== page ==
Spaceman Spiff: I loved Stormwatch back in my impressionable youth, and I loved how Warren Ellis was able to remake that series into the Authority. I’m excited for this book, I’ll admit it. Though, I’m more than cautious about lumping Martian Manhunter in with this team. On the other hand, those character designs for Midnighter and Apollo are pretty badass. PROMISING.
Suicide Squad (W: Adam Glass, A: Marco Rudy): “Harley Quinn! Deadshot! King Shark! They’re a team of death-row super villains recruited by the government to take on missions so dangerous – they’re sheer suicide! Who will be the first to crack under the pressure?”
Rikki: Being unfamiliar with the creative team, this is another snap judgment but… that cover is horrible. What did DC do to Harley Quinn? SKIP IT.
Tom: I have some hope that this will continue the high quality of DC’s villain-as-antihero team books (the original Suicide Squad and Secret Six in particular), but I’m also unfamiliar with the creators. Maybe this’ll be a great little sleeper hit, or maybe it’ll be as bad as the cover art makes it out to be. PROCEED WITH CAUTION.
Swamp Thing (W: Scott Snyder, A: Yanick Paquette): “For years, one man served against his will as the avatar of nature. And while he may have been freed of the monster, he’s about to learn the monster will never truly let go of him.”
Rikki: When I read about this book and saw Yannick Paquette’s issue #1 cover, my day literally improved. If anyone can be trusted to handle this monumental character, it’s one of DC’s most PROMISING young writers. I trust Snyder and Paquette will do an excellent job of cultivating a character I love very much. MUST BUY.
Tom: I like Swampy a lot. I like Snyder a lot. I like that DC is putting a Vertigo-bred horror writer on Swamp Thing, even with his transition back to the DCU proper. I’ll be checking this one out. MUST BUY.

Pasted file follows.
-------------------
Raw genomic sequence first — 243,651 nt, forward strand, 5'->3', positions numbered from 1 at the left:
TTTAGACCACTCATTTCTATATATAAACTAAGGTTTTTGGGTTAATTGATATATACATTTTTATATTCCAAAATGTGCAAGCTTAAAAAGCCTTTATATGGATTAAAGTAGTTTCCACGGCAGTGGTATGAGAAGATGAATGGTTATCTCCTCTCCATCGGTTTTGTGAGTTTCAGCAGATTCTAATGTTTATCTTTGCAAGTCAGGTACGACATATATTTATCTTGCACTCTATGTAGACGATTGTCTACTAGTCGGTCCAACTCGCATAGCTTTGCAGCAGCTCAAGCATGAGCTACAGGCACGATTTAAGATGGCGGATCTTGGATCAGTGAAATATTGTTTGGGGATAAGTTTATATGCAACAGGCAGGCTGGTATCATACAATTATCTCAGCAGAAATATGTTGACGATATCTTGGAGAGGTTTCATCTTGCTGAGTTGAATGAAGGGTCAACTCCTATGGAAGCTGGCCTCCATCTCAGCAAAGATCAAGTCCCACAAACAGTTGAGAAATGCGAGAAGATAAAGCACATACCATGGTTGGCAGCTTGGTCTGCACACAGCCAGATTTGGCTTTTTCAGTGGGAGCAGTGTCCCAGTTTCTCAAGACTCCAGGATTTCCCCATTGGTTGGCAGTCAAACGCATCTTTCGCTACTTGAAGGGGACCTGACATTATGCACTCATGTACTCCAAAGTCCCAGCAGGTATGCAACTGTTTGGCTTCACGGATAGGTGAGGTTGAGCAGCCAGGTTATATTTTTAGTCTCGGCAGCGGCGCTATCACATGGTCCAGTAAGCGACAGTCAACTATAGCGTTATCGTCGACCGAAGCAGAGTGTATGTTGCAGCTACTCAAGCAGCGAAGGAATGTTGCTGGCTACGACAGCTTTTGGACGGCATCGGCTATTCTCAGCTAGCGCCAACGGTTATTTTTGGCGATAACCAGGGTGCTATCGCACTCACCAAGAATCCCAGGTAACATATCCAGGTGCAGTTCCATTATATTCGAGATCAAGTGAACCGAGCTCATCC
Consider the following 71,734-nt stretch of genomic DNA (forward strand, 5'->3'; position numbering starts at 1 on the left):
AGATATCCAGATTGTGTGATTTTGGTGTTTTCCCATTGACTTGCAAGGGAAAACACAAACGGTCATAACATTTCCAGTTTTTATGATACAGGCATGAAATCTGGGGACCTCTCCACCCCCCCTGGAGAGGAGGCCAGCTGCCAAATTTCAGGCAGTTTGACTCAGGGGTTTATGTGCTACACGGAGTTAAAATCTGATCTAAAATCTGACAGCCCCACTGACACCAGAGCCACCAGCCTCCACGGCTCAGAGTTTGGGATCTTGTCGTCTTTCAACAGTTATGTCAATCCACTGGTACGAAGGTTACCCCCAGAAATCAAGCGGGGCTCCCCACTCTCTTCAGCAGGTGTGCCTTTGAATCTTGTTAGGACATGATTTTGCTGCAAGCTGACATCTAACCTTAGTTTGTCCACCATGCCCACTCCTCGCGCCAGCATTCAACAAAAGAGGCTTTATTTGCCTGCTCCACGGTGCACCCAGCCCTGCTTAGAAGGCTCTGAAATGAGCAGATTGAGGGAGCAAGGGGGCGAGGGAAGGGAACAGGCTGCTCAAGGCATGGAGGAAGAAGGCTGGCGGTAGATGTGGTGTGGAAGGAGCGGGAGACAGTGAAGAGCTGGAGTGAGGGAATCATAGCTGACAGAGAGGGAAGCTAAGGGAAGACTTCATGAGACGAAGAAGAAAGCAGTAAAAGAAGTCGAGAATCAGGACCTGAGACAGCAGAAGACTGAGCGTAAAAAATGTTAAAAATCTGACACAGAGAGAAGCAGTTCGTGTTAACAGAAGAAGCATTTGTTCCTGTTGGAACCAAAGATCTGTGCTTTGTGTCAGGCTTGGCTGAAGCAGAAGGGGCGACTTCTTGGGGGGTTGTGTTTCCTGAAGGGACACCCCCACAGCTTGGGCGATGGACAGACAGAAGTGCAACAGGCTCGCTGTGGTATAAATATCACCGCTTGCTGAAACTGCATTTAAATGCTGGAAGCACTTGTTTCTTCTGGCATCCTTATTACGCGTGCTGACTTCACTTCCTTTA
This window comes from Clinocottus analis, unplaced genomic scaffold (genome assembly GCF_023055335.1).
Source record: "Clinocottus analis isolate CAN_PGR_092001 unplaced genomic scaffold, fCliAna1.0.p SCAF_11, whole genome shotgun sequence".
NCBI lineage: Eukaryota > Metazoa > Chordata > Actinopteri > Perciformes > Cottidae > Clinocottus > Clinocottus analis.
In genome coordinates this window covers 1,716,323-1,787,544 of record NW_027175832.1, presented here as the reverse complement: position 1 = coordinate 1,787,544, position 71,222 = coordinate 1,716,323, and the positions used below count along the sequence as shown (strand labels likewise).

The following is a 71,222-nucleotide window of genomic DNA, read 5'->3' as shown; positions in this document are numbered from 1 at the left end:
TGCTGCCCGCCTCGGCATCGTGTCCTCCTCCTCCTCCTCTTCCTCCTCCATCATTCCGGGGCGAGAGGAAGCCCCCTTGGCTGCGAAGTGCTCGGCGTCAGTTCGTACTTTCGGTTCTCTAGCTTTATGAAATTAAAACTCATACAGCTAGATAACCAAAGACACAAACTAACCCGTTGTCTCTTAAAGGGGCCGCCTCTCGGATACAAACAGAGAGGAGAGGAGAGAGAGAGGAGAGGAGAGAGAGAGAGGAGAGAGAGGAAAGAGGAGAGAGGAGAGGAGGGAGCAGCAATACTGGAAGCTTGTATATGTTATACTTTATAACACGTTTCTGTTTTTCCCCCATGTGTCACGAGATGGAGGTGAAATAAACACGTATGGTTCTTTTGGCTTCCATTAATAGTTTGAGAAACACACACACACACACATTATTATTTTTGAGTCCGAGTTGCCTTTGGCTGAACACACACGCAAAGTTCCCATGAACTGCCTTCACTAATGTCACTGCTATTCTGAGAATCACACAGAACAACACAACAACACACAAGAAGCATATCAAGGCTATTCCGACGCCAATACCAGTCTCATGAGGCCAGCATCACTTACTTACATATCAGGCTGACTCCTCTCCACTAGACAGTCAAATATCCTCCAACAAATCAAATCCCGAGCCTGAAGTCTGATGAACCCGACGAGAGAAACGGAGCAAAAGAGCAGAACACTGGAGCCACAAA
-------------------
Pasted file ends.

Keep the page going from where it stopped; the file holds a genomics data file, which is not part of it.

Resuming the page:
Teen Titans (W: Scott Lobdell, A: Brett Booth & Norm Rapmund): “Tim Drake is forced to step out from behind his keyboard when an international organization seeks to capture or kill super-powered teenagers. As Red Robin, he must team up with the mysterious and belligerent powerhouse thief known as Wonder Girl and a hyperactive speedster calling himself Kid Flash.”
Tom: Looking at the names, you’d be forgiven if you thought that this was a solicit from 1995 that accidentally got released late. I’m a big fan of Tim Drake and Superboy, but this looks straight-up awful. SKIP IT.
Rikki: This solicitation makes absolutely no sense. Why does Red Robin have to “get out from behind the keyboard?” Why is Wonder Girl “belligerent?” The costumes are awful, the creative team’s a joke… this is the exact opposite of how to relevantly relaunch a property. SKIP IT.
Tom: Nothing like relaunching your teen title with a solicit that essentially says “lazy brat gets off his darn computer to go outside for once with his no-good hoodlum friends.”
Voodoo (W: Ron Marz, A: Sam Basri): “Priscilla Kitaen has just found out she’s a monster. A half-alien hybrid, the woman known as Voodoo must confront the secrets of her past to make sense of the nightmare her life has suddenly become.”
Tom: With this book, one-time WildC.A.T.s member Voodoo becomes the first Wildstorm character to be folded into the DCU proper (aside from a flirtation with Mr. Majestic some years back). The solicit sounds like it has some opportunity for good characterization and maybe some Lovecraftian body horror, which is intriguing. I’ve heard good things about Ron Marz’s Witchblade, and this seems like it’ll hit similar themes, and I enjoyed his run on Green Lantern back in the day. Plus, Sami Basri is a hell of an artist. PROMISING.
Spaceman Spiff: I’m just excited to see that Wildstorm isn’t dead. Hopefully this title won’t be the lone foray into the DC universe for those characters, because, I gotta say, Voodoo was never my favorite character. Still there’s hope so… PROMISING.
Wonder Woman (W: Brian Azzarello, A: Cliff Chiang): “An exciting new series starring the DC Universe’s greatest superheroine.”
Rikki: Judging by her recent history, Wonder Woman’s a tough character to make relevant and compelling. To my mind, in recent years Greg Rucka’s done the best job. Call me crazy, but I think Brian Azzarello has a solid shot at revitalizing the character the same way Rucka did. Added to that you’ve got the fact that anything Cliff Chiang draws is amazing. These two knocked it out of the park on Doctor 13 — I expect the same from Wonder Woman. MUST BUY.
Tom: Oh man, I forgot that Azzarello wrote Doctor 13. I think the only Azzarello story I’ve ever disliked is Superman: For Tomorrow, and Cliff Chiang is simply amazing. It would be really nice to see Wonder Woman get the kind of quality and focus that the other members of the Trinity get, and a writer like Azzarello is a big step toward that. MUST BUY.
My Best of 2012 Playlist by Eric Garneau
After being inspired by some friends, for the past few years I’ve been really into documenting my musical exploration with year-end mixes. I realize this is not a particularly novel thing to do, but hey, who has original ideas any more? Anyway, this has gotten even easier to do thanks to new technology like Spotify. read more